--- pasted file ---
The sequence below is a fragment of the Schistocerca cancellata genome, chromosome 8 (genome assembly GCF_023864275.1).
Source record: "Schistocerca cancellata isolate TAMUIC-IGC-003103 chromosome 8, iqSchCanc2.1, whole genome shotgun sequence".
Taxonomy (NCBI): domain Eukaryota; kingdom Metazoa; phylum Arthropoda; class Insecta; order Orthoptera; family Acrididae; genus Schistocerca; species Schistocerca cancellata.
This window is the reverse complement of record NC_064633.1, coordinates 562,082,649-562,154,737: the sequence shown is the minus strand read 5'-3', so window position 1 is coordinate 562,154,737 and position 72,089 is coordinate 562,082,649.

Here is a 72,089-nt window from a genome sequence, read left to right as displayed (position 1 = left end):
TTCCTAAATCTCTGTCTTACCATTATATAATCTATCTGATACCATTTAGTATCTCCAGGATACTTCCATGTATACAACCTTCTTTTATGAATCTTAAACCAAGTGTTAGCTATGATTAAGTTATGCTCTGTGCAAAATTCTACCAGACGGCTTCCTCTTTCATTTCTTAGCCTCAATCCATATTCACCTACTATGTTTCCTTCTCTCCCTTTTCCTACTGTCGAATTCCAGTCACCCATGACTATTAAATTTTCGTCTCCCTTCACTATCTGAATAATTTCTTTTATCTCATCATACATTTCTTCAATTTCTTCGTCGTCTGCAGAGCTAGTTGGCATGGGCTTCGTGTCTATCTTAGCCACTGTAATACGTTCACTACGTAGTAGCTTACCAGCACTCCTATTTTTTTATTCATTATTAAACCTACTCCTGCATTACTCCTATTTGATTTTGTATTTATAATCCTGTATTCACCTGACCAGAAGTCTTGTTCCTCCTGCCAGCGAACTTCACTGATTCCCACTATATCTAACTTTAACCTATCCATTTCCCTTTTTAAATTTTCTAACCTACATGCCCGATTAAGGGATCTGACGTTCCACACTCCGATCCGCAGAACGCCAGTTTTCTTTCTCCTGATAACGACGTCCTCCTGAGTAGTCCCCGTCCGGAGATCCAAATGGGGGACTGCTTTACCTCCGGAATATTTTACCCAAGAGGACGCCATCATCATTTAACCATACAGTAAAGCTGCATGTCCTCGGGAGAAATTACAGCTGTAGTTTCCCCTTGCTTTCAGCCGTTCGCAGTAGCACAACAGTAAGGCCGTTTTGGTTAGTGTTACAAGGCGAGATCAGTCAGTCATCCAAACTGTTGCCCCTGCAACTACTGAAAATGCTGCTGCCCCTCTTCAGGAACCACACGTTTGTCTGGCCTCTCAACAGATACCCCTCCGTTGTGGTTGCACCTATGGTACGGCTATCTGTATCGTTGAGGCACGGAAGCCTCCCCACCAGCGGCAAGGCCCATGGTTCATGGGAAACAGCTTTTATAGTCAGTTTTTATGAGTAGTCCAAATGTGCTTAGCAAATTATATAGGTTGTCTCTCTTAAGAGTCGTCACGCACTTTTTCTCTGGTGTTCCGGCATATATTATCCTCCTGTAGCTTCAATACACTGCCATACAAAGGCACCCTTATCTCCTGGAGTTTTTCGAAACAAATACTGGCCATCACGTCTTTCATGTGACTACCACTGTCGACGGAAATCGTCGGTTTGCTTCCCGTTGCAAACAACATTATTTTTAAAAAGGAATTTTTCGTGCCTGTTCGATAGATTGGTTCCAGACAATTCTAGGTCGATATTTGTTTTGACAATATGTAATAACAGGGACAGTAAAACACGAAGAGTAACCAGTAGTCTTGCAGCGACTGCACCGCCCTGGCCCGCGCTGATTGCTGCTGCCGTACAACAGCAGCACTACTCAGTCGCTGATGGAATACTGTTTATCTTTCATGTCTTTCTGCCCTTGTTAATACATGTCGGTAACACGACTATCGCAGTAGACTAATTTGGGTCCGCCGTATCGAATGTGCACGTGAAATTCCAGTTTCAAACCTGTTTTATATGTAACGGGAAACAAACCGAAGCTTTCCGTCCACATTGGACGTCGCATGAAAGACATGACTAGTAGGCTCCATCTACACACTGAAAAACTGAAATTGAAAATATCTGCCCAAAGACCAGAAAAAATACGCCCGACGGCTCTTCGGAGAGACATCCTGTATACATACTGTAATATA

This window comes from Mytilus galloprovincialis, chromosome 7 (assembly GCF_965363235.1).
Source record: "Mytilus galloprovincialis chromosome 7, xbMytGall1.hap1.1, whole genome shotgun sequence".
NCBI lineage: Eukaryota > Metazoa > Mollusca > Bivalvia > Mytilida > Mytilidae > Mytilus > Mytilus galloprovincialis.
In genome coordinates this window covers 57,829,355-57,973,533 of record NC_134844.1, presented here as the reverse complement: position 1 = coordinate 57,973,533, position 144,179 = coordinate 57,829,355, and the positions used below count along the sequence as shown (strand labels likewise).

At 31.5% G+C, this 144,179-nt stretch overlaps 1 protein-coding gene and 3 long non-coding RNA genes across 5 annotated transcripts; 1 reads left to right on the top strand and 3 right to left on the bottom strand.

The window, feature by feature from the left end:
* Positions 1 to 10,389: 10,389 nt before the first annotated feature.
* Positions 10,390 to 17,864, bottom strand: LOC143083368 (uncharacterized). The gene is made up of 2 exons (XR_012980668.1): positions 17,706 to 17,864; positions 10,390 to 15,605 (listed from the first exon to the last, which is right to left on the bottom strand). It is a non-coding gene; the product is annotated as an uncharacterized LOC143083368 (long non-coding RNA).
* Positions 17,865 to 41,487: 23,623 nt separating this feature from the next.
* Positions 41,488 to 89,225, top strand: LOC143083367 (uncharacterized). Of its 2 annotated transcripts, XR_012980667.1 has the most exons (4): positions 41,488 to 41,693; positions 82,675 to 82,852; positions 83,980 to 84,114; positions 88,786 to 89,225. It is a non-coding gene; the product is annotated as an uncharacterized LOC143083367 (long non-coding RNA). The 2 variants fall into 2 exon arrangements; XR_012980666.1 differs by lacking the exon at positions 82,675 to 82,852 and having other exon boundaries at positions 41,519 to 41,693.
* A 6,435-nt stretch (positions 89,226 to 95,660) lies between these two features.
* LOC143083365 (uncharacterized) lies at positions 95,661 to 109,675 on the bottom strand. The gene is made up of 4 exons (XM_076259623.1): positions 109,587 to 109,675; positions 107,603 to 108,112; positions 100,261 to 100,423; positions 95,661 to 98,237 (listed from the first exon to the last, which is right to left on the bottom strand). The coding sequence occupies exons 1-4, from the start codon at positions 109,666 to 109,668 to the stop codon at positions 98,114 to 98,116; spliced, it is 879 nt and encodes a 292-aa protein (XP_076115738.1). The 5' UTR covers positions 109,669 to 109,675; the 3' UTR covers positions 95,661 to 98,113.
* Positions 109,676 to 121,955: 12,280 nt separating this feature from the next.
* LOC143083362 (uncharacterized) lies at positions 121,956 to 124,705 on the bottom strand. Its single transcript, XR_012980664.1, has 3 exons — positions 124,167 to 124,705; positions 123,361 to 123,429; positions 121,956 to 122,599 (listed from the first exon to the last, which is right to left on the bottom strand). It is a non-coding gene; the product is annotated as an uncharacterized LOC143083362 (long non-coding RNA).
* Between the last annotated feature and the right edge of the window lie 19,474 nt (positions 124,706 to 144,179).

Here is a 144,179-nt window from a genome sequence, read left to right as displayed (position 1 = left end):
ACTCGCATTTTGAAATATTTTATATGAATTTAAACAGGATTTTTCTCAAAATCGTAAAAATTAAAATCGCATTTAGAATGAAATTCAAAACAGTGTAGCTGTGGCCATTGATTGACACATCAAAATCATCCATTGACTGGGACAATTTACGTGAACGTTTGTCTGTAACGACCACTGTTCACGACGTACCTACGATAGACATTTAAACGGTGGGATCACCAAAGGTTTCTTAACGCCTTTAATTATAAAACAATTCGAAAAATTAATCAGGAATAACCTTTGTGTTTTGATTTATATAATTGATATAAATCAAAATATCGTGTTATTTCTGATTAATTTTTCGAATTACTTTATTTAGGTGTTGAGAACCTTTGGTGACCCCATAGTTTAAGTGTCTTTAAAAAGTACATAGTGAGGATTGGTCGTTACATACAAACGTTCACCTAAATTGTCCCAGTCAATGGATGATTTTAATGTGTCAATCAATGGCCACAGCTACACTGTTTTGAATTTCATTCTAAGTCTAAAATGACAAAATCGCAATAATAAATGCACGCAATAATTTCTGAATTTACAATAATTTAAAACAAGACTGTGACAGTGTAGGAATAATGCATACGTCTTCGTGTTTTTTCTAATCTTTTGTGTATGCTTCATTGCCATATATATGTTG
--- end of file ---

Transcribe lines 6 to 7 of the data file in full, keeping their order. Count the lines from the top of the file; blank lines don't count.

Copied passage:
TTCCTAAATCTCTGTCTTACCATTATATAATCTATCTGATACCATTTAGTATCTCCAGGATACTTCCATGTATACAACCTTCTTTTATGAATCTTAAACCAAGTGTTAGCTATGATTAAGTTATGCTCTGTGCAAAATTCTACCAGACGGCTTCCTCTTTCATTTCTTAGCCTCAATCCATATTCACCTACTATGTTTCCTTCTCTCCCTTTTCCTACTGTCGAATTCCAGTCACCCATGACTATTAAATTTTCGTCTCCCTTCACTATCTGAATAATTTCTTTTATCTCATCATACATTTCTTCAATTTCTTCGTCGTCTGCAGAGCTAGTTGGCATGGGCTTCGTGTCTATCTTAGCCACTGTAATACGTTCACTACGTAGTAGCTTACCAGCACTCCTATTTTTTTATTCATTATTAAACCTACTCCTGCATTACTCCTATTTGATTTTGTATTTATAATCCTGTATTCACCTGACCAGAAGTCTTGTTCCTCCTGCCAGCGAACTTCACTGATTCCCACTATATCTAACTTTAACCTATCCATTTCCCTTTTTAAATTTTCTAACCTACATGCCCGATTAAGGGATCTGACGTTCCACACTCCGATCCGCAGAACGCCAGTTTTCTTTCTCCTGATAACGACGTCCTCCTGAGTAGTCCCCGTCCGGAGATCCAAATGGGGGACTGCTTTACCTCCGGAATATTTTACCCAAGAGGACGCCATCATCATTTAACCATACAGTAAAGCTGCATGTCCTCGGGAGAAATTACAGCTGTAGTTTCCCCTTGCTTTCAGCCGTTCGCAGTAGCACAACAGTAAGGCCGTTTTGGTTAGTGTTACAAGGCGAGATCAGTCAGTCATCCAAACTGTTGCCCCTGCAACTACTGAAAATGCTGCTGCCCCTCTTCAGGAACCACACGTTTGTCTGGCCTCTCAACAGATACCCCTCCGTTGTGGTTGCACCTATGGTACGGCTATCTGTATCGTTGAGGCACGGAAGCCTCCCCACCAGCGGCAAGGCCCATGGTTCATGGGAAACAGCTTTTATAGTCAGTTTTTATGAGTAGTCCAAATGTGCTTAGCAAATTATATAGGTTGTCTCTCTTAAGAGTCGTCACGCACTTTTTCTCTGGTGTTCCGGCATATATTATCCTCCTGTAGCTTCAATACACTGCCATACAAAGGCACCCTTATCTCCTGGAGTTTTTCGAAACAAATACTGGCCATCACGTCTTTCATGTGACTACCACTGTCGACGGAAATCGTCGGTTTGCTTCCCGTTGCAAACAACATTATTTTTAAAAAGGAATTTTTCGTGCCTGTTCGATAGATTGGTTCCAGACAATTCTAGGTCGATATTTGTTTTGACAATATGTAATAACAGGGACAGTAAAACACGAAGAGTAACCAGTAGTCTTGCAGCGACTGCACCGCCCTGGCCCGCGCTGATTGCTGCTGCCGTACAACAGCAGCACTACTCAGTCGCTGATGGAATACTGTTTATCTTTCATGTCTTTCTGCCCTTGTTAATACATGTCGGTAACACGACTATCGCAGTAGACTAATTTGGGTCCGCCGTATCGAATGTGCACGTGAAATTCCAGTTTCAAACCTGTTTTATATGTAACGGGAAACAAACCGAAGCTTTCCGTCCACATTGGACGTCGCATGAAAGACATGACTAGTAGGCTCCATCTACACACTGAAAAACTGAAATTGAAAATATCTGCCCAAAGACCAGAAAAAATACGCCCGACGGCTCTTCGGAGAGACATCCTGTATACATACTGTAATATA

This window comes from Mytilus galloprovincialis, chromosome 7 (assembly GCF_965363235.1).